236692 Private Markets vs. Public Programs: What state private insurance market reform and managed care tell us about cost control and expanded coverage under the Patient Protection and Affordable Care Act?

Tuesday, November 1, 2011: 12:50 PM

Johnathon Samuel Ross, MD MPH , University of Toledo College of Medicine, Dept. of Internal Medicine, St. Vincent Mercy Medical Center, Toledo, OH
State-based experience with managed care and private health insurance market reform has not to date had a significant effect on cost control or coverage. Despite the failure of these reforms at the state level the Patient Protection and Affordable Care Act adopted many of the same insurance market reforms that have failed at the state level to significantly control costs or expand coverage.

Public program expansions have been more likely to provide health insurance at an affordable price per additional person covered than subsidies or tax credits for the purchase of individual private insurance policies. International experience suggests that national health insurance based on an improved and expanded Medicare for all Americans may be the better policy option to accomplish universal coverage and a high performance health care system at little or no added cost.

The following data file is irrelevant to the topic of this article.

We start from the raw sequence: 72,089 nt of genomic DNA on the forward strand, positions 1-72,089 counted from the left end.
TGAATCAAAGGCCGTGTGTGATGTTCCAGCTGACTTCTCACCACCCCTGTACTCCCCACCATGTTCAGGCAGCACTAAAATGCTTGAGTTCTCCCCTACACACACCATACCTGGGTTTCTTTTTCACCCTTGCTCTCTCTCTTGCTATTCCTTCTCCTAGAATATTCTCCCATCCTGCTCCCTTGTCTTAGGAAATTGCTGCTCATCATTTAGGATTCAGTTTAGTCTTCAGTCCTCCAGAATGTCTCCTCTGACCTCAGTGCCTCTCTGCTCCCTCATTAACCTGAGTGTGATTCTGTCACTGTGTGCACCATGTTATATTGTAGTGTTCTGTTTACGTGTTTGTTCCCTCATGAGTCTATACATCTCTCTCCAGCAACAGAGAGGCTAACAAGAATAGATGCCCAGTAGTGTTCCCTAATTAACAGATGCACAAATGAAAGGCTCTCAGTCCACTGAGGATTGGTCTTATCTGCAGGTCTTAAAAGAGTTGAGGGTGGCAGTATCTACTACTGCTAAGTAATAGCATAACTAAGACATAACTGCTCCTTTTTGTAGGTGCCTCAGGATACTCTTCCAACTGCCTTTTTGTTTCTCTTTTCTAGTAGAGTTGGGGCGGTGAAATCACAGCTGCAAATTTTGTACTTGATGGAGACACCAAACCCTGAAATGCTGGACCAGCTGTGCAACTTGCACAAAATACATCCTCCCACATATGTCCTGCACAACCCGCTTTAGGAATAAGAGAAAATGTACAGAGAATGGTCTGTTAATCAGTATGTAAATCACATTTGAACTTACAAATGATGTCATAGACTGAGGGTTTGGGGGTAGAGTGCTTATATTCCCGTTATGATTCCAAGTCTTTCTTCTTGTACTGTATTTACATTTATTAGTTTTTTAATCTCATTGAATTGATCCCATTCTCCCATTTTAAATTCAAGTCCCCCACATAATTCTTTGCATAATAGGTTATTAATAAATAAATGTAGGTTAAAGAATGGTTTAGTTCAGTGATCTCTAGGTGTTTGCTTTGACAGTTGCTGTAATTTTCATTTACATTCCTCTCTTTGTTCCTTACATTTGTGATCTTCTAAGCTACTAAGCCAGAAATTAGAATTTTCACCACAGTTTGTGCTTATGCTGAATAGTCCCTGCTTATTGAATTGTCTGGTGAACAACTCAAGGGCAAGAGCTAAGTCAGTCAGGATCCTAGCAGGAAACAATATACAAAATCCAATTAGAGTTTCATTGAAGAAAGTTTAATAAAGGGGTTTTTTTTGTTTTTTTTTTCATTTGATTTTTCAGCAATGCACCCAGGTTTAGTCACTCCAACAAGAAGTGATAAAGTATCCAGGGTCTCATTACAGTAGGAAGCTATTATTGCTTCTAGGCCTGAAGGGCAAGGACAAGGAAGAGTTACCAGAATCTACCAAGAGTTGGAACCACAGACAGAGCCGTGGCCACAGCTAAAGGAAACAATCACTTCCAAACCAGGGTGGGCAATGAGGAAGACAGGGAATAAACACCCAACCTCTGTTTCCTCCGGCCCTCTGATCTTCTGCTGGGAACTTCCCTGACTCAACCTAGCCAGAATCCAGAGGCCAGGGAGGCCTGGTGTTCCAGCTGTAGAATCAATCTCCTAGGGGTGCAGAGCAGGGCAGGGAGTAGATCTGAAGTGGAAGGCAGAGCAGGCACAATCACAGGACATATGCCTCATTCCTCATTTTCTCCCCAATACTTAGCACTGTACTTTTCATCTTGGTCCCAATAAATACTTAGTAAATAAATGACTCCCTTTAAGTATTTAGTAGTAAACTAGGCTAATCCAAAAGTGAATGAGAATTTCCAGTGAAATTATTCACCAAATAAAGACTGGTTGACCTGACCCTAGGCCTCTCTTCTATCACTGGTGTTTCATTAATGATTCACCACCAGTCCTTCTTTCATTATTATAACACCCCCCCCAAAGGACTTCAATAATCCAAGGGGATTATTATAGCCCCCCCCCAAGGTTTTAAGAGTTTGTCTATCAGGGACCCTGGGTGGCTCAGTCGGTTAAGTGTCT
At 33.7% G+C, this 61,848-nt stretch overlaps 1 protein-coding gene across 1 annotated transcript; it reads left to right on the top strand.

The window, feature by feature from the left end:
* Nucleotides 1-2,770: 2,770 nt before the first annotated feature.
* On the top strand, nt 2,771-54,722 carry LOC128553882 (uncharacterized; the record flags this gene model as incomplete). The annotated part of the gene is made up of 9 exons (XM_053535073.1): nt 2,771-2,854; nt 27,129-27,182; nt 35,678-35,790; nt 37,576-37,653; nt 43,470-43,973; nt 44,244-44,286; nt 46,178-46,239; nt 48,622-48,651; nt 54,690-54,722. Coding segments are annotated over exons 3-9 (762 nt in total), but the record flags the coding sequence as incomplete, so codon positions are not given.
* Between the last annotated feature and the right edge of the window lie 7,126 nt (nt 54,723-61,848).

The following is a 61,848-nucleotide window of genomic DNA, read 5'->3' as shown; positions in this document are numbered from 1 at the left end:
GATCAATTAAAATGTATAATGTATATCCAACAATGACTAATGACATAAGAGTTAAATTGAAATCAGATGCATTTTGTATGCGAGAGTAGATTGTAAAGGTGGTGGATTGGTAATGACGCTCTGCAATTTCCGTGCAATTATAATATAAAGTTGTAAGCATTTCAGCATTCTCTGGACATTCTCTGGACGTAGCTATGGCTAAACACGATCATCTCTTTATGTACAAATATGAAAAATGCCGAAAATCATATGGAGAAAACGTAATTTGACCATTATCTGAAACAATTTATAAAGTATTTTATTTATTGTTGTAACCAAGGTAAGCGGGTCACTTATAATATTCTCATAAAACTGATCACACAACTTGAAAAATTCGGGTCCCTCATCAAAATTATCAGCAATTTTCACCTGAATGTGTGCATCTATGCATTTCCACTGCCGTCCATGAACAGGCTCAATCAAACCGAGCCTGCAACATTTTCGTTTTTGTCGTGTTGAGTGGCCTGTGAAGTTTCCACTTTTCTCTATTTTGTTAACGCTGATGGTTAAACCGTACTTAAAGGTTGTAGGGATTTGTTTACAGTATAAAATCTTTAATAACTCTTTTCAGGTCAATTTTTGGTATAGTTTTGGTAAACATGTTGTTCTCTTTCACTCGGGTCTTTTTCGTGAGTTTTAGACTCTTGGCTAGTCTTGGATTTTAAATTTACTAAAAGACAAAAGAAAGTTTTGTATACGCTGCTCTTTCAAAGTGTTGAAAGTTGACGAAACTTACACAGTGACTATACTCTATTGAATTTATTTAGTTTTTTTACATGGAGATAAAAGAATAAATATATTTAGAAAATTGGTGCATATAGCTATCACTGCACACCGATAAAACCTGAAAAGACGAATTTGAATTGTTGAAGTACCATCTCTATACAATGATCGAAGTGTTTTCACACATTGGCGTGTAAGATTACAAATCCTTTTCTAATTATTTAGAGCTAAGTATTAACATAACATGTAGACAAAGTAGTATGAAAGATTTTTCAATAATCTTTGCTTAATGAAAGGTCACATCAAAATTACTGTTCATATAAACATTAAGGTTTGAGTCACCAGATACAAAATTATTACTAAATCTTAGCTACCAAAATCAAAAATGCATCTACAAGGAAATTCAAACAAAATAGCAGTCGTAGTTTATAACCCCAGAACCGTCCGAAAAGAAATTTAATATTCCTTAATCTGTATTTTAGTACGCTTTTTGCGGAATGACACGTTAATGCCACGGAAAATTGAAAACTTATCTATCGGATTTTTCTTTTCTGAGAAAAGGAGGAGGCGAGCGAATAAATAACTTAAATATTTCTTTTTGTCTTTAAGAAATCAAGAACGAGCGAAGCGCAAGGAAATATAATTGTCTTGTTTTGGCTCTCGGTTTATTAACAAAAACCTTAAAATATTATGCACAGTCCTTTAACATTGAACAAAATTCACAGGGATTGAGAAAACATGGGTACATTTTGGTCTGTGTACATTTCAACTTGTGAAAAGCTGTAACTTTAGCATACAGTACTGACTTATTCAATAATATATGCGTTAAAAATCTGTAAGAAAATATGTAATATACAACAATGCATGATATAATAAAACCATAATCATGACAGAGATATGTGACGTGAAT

Learning Areas:
Advocacy for health and health education
Public health or related public policy
Systems thinking models (conceptual and theoretical models), applications related to public health

Learning Objectives:
Identify and compare existing reforms that states have tried that are also part of PPACA. Evaluate whether the reforms tried by the states are likely to control costs or expand coverage when applied at the national level by PPACA.

Keywords: Health Reform, Access to Health Care

Presenting author's disclosure statement:

Qualified on the content I am responsible for because: I am the author of the paper with prior publications on health reform and politics.
Any relevant financial relationships? No

I agree to comply with the American Public Health Association Conflict of Interest and Commercial Support Guidelines, and to disclose to the participants any off-label or experimental uses of a commercial product or service discussed in my presentation.